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Guitar speaker magnet influence on close dynamic mic?

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Guitar speaker magnet influence on close dynamic mic?

PostPosted: Thu Dec 03, 2020 1:05 pm
by Wonks
Just one of those thoughts that keeps floating round my head and won't go away, so I thought I'd air it here.

I've seen reports of people disliking neo/neodymium guitar drivers for recording with as they've struggled to get a good sound compared with the more common ceramic and alnico magnet drivers. I've got both the normal and neo versions of the Celestion Creamback in different amps and cabs, and to me, the neo sounds really nice (as well as being considerably lighter).

So, given that neodymium magnets are far stronger than the other magnet types for a given size of magnet, is there any possibility that sticking an SM57 right against the grill cloth a couple of inches away from the end of such a magnet might be having an effect on the mic itself, maybe akin to a small DC voltage providing an offset in the diaphragm position?

I don't have a gauss meter, otherwise I'd have tried to compare field strengths myself.

I can only look at bass speaker info to get an idea of comparative field strengths between similar power drivers, as you don't get the T+S parameters given for guitar speakers (I know Celestion don't bother measuring them, I did once ask). And the BI for equivalent power rated speakers of the same size does have the Neo speakers with a greater BI value, between 10% to 100% greater.

But I have no idea if that has any real world influence on a fairly close mic, as the flux patterns and inverse square laws also come into it.

So just wondering if anyone's seen any testing into it, or is any influence going to be so negligible at even 2"-3" that the initial observation is purely down to the producer's sound preference?

Re: Guitar speaker magnet influence on close dynamic mic?

PostPosted: Thu Dec 03, 2020 3:22 pm
by James Perrett
Isn't the main advantage of Neodymium that you don't need so much of it to produce the same magnetic field? I would have thought that the manufacturers wouldn't use more than needed to produce the required field so the actual field strength would be similar for the different types.

The diaphragm of a mic isn't magnetic so all that a change in field would give you is a change in shape of the field around the microphone coil which may result in a little distortion. However, I would have thought that the effect would be minute as the microphone diaphragm moves very little.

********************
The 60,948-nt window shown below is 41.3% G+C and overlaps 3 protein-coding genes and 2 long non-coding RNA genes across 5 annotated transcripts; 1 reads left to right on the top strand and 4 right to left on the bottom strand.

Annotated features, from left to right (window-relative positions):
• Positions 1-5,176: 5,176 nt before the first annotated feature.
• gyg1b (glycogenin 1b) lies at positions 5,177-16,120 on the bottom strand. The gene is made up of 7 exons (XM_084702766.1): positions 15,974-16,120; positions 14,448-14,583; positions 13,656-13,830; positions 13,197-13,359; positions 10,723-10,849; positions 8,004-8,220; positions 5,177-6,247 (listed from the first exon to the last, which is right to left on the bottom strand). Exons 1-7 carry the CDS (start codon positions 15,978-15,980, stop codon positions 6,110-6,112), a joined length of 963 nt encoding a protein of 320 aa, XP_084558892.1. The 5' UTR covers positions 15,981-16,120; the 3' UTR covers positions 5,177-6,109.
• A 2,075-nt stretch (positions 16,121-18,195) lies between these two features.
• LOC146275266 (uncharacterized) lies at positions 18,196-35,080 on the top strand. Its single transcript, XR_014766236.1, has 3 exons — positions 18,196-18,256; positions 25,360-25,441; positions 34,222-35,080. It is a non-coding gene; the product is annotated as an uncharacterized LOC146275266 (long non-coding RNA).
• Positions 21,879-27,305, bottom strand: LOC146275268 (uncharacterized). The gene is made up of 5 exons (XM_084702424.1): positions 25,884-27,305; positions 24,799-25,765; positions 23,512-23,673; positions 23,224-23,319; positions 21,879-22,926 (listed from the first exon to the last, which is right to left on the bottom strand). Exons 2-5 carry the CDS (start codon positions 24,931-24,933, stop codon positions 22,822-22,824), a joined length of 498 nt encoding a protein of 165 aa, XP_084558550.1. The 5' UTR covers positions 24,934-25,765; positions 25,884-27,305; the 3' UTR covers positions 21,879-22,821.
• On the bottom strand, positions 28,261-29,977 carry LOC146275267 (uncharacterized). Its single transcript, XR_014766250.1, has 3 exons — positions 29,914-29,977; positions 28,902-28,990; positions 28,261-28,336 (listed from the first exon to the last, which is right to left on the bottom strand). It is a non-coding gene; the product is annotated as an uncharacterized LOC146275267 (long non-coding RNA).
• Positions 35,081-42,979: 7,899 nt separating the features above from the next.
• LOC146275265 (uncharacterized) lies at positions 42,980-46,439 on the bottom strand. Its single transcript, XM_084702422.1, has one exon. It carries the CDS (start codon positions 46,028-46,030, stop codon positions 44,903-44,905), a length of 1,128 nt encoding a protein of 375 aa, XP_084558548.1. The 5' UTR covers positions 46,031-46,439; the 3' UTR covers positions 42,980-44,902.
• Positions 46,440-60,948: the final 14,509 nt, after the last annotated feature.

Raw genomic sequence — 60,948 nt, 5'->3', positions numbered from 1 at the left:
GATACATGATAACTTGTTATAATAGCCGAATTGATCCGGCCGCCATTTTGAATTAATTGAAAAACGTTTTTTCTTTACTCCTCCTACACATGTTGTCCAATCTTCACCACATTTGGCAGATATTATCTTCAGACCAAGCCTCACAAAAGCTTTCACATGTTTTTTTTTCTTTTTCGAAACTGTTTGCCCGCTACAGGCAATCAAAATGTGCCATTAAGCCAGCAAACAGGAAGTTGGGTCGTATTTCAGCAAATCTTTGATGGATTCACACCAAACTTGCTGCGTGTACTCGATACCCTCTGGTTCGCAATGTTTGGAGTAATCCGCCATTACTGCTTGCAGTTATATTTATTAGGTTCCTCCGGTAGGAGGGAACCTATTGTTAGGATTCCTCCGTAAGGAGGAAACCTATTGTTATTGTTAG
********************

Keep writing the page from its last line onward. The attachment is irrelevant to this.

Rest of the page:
Re: Guitar speaker magnet influence on close dynamic mic?

PostPosted: Thu Dec 03, 2020 3:32 pm
by Wonks
Very true, which is why I tried to compare the BI value as I thought they would be the same/similar, but the neos do appear to have a stronger flux, at least on the bass speakers. But maybe there are other design variations to counter that within the driver construction itself.

Noted and accepted about the dynamic mic construction, so no offsetting of position, which leaves magnetic field influence as the only possible influence.

As you were.

Re: Guitar speaker magnet influence on close dynamic mic?

PostPosted: Thu Dec 03, 2020 4:14 pm
by Tomás Mulcahy
Very interesting question I never thought about it! I would comply with James' assertions, but I would still like to see measurements/ data. We have some people here who research this kind of stuff, maybe one of them is looking for a study topic. I'll put it to the group. Don't expect a result soon though ;)

Re: Guitar speaker magnet influence on close dynamic mic?

PostPosted: Thu Dec 03, 2020 5:12 pm
by Wonks
I'd suggest all it takes at first is a gauss meter stuck in front of a neo and non-neo speaker next to the grille and see if there's any significant difference in readings. If there is, then it could be worth having a closer look.

Re: Guitar speaker magnet influence on close dynamic mic?

PostPosted: Thu Dec 03, 2020 5:56 pm
by Sam Spoons
Pure guesswork but I suspect the magnetic flux at the speaker grill will fall into a relatively narrow range and that Neo speakers won't all be at one end of the range. The logic is that a certain flux (along with the rest of the design) will contribute to a certain sound and many Neo speakers are built to sound as close to the 'original' Ceramic or Alnico speakers so will have similar flux density just in a lighter chassis. I wonder if the Neo version is more efficient? Interested to see if any of that turns out to the case.